A private hospital located on the shorelines of Herzliya, just off Tel Aviv, offering healthcare services to both local and foreign patients. The hospital is affiliated with over 500 Israeli physicians, many of whom hold high level positions at public hospitals.
Brain Tumor is treated at Herzliya Medical Center
6 listed neurosurgeons:view all >
Prof. Zvi Rappoport
Prof. Zvi Rappoport
Sheba Medical Center Contact Sheba Medical Center
Public Hospital, Tel Hashomer, Israel
The largest medical centre in Israel and the Middle East, internationally renowned for it's medical excellence. Around 31,000 inpatients are treated annually.
Brain Tumor is treated at Sheba Medical Center
3 listed neurosurgeons:view all >
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Dr. Atia Moshe
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Dr. Fridlender Alon
Neurosurgery - Spinal Surgery
Neurosurgery hospitals in Israel (Page 1 of 1)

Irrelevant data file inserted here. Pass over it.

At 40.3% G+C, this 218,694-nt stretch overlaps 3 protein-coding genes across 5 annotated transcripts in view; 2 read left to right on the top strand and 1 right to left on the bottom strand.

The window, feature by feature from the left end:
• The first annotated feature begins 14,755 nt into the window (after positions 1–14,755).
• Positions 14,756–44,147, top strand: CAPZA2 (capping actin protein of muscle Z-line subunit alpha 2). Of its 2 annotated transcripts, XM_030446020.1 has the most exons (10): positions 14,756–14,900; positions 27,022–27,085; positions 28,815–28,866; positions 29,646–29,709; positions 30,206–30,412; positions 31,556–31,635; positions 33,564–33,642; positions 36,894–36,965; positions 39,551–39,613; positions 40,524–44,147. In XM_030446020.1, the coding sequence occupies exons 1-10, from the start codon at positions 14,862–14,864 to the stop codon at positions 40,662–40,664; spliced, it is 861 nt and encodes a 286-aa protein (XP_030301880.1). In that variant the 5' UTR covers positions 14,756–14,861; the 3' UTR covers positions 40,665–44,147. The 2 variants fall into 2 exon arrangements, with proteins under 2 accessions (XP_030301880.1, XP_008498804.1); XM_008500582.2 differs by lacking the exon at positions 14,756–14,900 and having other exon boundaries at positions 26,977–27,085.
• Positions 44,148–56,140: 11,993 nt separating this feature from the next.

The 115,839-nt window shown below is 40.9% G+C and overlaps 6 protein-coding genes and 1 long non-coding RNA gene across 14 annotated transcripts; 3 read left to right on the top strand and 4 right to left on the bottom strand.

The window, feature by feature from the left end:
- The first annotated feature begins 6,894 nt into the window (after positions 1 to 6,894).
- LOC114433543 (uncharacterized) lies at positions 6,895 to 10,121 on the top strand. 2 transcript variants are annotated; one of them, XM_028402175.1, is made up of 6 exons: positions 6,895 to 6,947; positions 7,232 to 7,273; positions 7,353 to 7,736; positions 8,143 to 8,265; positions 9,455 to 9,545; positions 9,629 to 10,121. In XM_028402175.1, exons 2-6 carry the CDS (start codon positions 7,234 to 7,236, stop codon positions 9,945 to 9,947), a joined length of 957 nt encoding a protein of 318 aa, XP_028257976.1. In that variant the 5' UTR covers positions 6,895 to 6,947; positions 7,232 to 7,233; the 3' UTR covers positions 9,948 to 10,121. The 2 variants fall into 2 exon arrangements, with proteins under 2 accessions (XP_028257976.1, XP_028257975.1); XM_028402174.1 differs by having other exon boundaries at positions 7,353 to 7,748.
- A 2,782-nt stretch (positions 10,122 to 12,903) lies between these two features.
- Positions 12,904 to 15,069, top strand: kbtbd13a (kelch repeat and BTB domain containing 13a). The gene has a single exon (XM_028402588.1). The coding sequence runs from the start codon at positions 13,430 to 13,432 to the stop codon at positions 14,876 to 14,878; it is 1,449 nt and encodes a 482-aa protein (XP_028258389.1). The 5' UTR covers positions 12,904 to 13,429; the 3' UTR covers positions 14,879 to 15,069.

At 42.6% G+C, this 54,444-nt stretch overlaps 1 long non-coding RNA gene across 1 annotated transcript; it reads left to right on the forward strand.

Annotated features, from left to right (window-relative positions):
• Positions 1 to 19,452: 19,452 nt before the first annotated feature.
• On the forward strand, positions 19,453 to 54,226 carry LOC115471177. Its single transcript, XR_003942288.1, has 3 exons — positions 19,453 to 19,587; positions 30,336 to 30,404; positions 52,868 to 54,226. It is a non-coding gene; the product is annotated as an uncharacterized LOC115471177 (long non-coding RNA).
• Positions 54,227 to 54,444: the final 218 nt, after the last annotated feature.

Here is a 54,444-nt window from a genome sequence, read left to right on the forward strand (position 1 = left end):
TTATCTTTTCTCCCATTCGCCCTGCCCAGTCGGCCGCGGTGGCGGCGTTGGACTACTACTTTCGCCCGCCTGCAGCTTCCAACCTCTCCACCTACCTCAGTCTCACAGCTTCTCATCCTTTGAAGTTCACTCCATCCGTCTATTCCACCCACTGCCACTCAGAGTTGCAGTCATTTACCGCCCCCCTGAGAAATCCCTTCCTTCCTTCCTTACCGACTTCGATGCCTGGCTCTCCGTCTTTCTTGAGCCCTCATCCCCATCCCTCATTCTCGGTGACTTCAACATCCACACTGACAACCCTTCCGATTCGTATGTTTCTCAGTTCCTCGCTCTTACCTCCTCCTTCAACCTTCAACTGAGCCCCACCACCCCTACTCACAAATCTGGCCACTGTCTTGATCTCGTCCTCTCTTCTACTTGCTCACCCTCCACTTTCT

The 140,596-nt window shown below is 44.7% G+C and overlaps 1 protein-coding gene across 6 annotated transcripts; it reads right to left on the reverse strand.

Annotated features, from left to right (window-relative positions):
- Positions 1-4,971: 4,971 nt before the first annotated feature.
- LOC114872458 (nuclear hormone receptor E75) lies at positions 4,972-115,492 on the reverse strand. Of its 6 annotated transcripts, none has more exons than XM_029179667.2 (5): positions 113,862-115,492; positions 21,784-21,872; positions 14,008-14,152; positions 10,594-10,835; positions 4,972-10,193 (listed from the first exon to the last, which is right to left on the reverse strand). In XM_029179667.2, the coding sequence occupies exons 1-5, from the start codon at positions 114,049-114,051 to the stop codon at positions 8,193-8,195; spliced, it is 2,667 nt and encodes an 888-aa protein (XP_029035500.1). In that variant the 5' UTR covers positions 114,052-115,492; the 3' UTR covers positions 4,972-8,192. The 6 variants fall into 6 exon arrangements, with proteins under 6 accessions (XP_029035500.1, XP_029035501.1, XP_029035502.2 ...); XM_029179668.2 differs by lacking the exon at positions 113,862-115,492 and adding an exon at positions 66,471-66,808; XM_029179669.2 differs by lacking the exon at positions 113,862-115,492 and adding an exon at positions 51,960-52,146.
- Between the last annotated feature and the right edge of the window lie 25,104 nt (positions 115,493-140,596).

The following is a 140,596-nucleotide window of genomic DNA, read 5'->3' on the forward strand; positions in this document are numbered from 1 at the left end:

About Brain Tumor Surgery

This information is intended for general information only and should not be considered as medical advice on the part of Any decision on medical treatments, after-care or recovery should be done solely upon proper consultation and advice of a qualified physician.
Brain tumor surgery is performed to remove a brain tumor.

Craniotomy is the most common method used to remove a brain tumor.

During surgery, the maximum number of tumors are removed. Most primary brain tumors are surgically removed, however there are some tumors that may not be removed completely. In these cases, the tumor may only be debulked in which the tumor’s size is reduced. This is helpful in relieving some symptoms.

The patient may need to undergo chemotherapy along with surgery.

How is a Brain Tumor Surgery Performed?
The patient is given anesthesia. The patient’s scalp is shaved. Then an incision is made in the scalp, after which a piece of the skull is cut out with a special saw. The whole tumor or part of it is removed. After the tumor is removed, the piece of bone is put back in the skull and the incision is closed with clips or staples and covered with dressing and bandage.

How to Prepare for the Surgery?
  • The patient is examined by the doctor and the overall health of the patient is reviewed.
  • The patient should inform the doctor about any allergies to medication.